Obviously every engineer has their own vision of the best way. I really respect stingers [largely] decentralized design.
Isn't what we are doing more decentralized though? We have a separate antenna, separate digitizer, separate DSP processor (FPGA), and separate neural network SoM. Each of the components can be run independently with any other RF system as long as you know how to send spi commands. It seems to me they just located their digitizer in the antenna because they are a remote mount design instead of windshield mount, but it's not actually a different signal path design. I may be missing something about the Stinger though.
 

jon5

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Isn't what we are doing more decentralized though? We have a separate antenna, separate digitizer, separate DSP processor (FPGA), and separate neural network SoM. Each of the components can be run independently with any other RF system as long as you know how to send spi commands. It seems to me they just located their digitizer in the antenna because they are a remote mount design instead of windshield mount, but it's not actually a different signal path design. I may be missing something about the Stinger though.
Yeah, i'm thinking strictly in remote-unit terms. For a dashmount, it makes much less sense, although having a distributed system would pave the way to sharing the core technology between dashmount and remote units. (Which IMO would be a nice bonus)

I don't know all the details about your project, i've just now heard about it. It does look like you're doing that with the modular boards there. In a remote system, wouldn't you put those modules on the peripherals instead of in the main CPU? That, with the peripherals connected via something like USB or Ethernet is what i was thinking of. Sounds like your doing that with SPI, which is great, but not as flexible. (Note that my knowledge this close to the hardware becomes very blurry, so i may be talking nonsense)

As for me, what i care about is being able to modify the software and not rely on the vendor. I think that was a lot of the excitement about this thread in the beginning, take a solid hardware and build an open RD/LJ software platform on top. There are a lot of clearly talented individuals here, as evidenced by some of these phone apps here, allowing that to flourish closer to the hardware should result in some very creative ideas.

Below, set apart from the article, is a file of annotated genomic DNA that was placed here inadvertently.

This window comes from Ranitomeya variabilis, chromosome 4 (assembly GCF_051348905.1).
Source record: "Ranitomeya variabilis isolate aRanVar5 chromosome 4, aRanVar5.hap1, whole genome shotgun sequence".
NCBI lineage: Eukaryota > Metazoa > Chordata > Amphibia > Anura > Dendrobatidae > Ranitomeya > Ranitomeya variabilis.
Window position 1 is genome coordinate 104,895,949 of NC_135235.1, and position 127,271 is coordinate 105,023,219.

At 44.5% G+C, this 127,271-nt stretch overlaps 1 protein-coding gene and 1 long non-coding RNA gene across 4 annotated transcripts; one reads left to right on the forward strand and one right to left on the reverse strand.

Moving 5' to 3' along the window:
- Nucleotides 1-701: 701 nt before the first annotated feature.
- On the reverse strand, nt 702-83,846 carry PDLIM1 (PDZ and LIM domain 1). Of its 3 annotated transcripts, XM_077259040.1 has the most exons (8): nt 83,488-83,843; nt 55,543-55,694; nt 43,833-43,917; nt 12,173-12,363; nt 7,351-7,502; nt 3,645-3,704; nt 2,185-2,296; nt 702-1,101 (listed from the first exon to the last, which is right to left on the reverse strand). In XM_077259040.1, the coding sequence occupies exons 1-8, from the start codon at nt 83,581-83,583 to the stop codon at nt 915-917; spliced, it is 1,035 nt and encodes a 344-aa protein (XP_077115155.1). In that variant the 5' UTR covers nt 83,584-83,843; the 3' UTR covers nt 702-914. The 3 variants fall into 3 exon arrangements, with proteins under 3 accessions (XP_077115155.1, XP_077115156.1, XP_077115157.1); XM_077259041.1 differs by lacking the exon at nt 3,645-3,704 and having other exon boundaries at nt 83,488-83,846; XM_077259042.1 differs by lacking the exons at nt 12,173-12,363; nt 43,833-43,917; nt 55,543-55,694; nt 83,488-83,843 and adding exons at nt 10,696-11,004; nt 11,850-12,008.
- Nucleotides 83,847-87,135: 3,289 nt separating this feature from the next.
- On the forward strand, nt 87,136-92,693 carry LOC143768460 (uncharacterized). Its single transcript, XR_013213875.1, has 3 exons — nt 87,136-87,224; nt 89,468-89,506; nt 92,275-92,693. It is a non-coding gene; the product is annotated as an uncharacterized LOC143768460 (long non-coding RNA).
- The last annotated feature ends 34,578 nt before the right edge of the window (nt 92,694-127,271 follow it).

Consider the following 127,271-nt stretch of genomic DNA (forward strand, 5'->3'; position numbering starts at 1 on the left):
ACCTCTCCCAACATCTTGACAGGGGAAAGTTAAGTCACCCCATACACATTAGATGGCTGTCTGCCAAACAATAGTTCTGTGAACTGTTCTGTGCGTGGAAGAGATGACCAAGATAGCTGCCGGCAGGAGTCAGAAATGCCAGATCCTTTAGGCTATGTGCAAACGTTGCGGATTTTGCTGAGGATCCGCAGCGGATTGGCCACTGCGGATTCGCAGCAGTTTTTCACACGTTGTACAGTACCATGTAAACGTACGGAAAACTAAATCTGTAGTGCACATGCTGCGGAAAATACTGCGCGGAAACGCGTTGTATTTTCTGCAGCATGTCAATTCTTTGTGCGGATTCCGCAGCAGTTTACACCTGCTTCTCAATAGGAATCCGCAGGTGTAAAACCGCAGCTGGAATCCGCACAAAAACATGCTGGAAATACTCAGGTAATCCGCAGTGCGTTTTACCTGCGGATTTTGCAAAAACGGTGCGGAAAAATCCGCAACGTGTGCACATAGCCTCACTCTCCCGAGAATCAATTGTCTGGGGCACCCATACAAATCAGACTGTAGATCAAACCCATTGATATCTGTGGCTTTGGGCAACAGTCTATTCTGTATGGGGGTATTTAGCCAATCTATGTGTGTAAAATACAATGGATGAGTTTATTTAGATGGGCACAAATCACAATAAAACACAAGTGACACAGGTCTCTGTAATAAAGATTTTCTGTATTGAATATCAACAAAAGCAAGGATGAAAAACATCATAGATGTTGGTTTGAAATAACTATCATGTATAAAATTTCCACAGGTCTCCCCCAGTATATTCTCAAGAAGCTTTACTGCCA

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Jon at Radenso

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Yeah, i'm thinking strictly in remote-unit terms. For a dashmount, it makes much less sense, although having a distributed system would pave the way to sharing the core technology between dashmount and remote units. (Which IMO would be a nice bonus)

I don't know all the details about your project, i've just now heard about it. It does look like you're doing that with the modular boards there. In a remote system, wouldn't you put those modules on the peripherals instead of in the main CPU? That, with the peripherals connected via something like USB or Ethernet is what i was thinking of. Sounds like your doing that with SPI, which is great, but not as flexible. (Note that my knowledge this close to the hardware becomes very blurry, so i may be talking nonsense)
We are actually using USB as the internal bus for data communication, it's what that FTDI chip on the digitizer board is for. SPI is just what is used for tuning commands and such. For example, you can take apart the horn from the rest of the detector, provide power, and tune it with SPI even independent of the digitizer or other control unit.

As for me, what i care about is being able to modify the software and not rely on the vendor. I think that was a lot of the excitement about this thread in the beginning, take a solid hardware and build an open RD/LJ software platform on top. There are a lot of clearly talented individuals here, as evidenced by some of these phone apps here, allowing that to flourish closer to the hardware should result in some very creative ideas.
That is exactly why all of the code in our project will be open source. Our goal was to build a ridiculous hardware platform and then release it into the wild. Developers will not just have an open API, but direct access to samples, filter libraries, the FPGA, etc, etc.
 

jon5

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We are actually using USB as the internal bus for data communication, it's what that FTDI chip on the digitizer board is for. SPI is just what is used for tuning commands and such. For example, you can take apart the horn from the rest of the detector, provide power, and tune it with SPI even independent of the digitizer or other control unit.



That is exactly why all of the code in our project will be open source. Our goal was to build a ridiculous hardware platform and then release it into the wild. Developers will not just have an open API, but direct access to samples, filter libraries, the FPGA, etc, etc.
Well count me as super excited! I really have missed a lot.
 

Jaguar

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Well count me as super excited! I really have missed a lot.